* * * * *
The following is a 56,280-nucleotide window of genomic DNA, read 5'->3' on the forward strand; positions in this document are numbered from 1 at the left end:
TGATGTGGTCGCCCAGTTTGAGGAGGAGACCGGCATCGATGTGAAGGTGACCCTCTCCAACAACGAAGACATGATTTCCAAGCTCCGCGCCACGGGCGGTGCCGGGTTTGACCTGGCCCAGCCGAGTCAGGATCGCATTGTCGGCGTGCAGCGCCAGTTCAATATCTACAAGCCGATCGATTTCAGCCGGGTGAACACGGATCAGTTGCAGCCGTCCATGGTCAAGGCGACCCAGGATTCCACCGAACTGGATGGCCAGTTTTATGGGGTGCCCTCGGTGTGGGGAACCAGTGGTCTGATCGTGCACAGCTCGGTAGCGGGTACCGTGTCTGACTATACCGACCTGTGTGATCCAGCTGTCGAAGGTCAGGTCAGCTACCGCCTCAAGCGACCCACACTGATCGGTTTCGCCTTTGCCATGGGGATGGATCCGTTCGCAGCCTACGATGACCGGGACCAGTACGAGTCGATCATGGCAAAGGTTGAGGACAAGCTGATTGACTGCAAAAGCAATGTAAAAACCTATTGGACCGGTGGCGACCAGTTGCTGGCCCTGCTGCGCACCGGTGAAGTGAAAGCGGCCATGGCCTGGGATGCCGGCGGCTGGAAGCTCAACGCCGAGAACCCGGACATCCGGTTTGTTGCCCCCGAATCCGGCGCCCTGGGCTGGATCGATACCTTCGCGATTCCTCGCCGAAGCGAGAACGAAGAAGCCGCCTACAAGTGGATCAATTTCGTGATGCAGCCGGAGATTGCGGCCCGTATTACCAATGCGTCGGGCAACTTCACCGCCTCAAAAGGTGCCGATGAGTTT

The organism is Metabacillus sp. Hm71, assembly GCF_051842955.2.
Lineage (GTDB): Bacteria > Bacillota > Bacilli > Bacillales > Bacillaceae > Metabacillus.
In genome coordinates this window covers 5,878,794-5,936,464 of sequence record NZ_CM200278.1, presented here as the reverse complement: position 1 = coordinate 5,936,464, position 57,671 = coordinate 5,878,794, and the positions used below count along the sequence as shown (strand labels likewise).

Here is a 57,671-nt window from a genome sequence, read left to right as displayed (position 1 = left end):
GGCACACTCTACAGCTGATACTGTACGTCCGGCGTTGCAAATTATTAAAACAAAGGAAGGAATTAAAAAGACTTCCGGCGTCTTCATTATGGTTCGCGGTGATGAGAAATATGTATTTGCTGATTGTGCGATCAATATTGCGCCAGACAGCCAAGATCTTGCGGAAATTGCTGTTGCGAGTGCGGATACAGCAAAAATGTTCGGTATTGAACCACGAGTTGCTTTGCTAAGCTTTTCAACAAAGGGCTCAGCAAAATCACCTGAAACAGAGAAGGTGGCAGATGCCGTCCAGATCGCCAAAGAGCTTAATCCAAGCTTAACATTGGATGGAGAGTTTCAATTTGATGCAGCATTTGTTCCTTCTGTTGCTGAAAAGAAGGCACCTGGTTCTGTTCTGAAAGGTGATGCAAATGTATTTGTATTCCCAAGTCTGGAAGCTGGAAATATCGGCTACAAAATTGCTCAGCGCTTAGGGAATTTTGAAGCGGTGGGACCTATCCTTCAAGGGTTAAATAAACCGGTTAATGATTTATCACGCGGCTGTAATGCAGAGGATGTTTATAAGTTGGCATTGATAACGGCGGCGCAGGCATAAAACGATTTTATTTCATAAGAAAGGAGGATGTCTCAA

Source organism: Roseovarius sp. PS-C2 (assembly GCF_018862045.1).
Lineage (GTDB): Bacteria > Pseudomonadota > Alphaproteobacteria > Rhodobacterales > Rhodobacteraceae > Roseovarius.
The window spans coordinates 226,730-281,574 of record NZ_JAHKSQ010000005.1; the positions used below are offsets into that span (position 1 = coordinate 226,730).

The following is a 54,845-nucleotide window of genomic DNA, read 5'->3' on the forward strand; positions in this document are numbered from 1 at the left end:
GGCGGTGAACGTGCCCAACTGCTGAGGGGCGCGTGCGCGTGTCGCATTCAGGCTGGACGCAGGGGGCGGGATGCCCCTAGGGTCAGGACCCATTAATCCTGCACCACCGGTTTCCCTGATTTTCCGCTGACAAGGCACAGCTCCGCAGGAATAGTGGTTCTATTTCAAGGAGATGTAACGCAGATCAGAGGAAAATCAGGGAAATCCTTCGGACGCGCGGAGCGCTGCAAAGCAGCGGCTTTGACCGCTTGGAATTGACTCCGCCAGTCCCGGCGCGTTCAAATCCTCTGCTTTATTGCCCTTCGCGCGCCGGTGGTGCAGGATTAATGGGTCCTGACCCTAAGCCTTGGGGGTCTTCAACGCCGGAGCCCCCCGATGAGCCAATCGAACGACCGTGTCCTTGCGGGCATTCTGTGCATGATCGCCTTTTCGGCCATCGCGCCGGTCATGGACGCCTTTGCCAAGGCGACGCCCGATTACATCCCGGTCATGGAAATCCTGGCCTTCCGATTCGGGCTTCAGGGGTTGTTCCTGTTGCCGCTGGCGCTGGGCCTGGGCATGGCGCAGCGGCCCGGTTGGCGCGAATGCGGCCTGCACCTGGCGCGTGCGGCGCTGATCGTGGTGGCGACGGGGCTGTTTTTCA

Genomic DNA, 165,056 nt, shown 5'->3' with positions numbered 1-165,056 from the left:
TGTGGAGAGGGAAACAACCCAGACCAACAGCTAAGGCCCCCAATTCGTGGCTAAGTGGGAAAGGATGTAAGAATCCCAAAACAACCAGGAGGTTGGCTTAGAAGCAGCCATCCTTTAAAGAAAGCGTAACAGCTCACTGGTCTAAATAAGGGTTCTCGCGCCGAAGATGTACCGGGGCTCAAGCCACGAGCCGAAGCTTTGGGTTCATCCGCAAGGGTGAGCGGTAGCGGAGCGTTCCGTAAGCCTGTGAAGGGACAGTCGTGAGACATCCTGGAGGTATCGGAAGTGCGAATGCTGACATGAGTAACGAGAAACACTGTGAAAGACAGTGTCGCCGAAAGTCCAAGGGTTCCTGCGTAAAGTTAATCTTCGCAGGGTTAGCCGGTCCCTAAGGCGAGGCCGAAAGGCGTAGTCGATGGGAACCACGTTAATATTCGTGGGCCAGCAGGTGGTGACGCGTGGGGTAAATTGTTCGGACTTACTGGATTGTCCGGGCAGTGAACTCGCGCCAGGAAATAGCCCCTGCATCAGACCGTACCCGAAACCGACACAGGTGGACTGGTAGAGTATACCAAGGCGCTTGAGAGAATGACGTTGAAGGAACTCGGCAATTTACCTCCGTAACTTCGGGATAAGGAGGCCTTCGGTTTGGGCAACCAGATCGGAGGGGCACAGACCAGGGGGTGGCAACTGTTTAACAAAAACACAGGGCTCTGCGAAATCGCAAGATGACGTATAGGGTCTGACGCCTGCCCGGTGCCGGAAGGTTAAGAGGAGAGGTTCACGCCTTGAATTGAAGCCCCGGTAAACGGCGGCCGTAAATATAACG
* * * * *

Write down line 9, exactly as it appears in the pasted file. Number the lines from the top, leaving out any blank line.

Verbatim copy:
Lineage (GTDB): Bacteria > Pseudomonadota > Alphaproteobacteria > Rhodobacterales > Rhodobacteraceae > Roseovarius.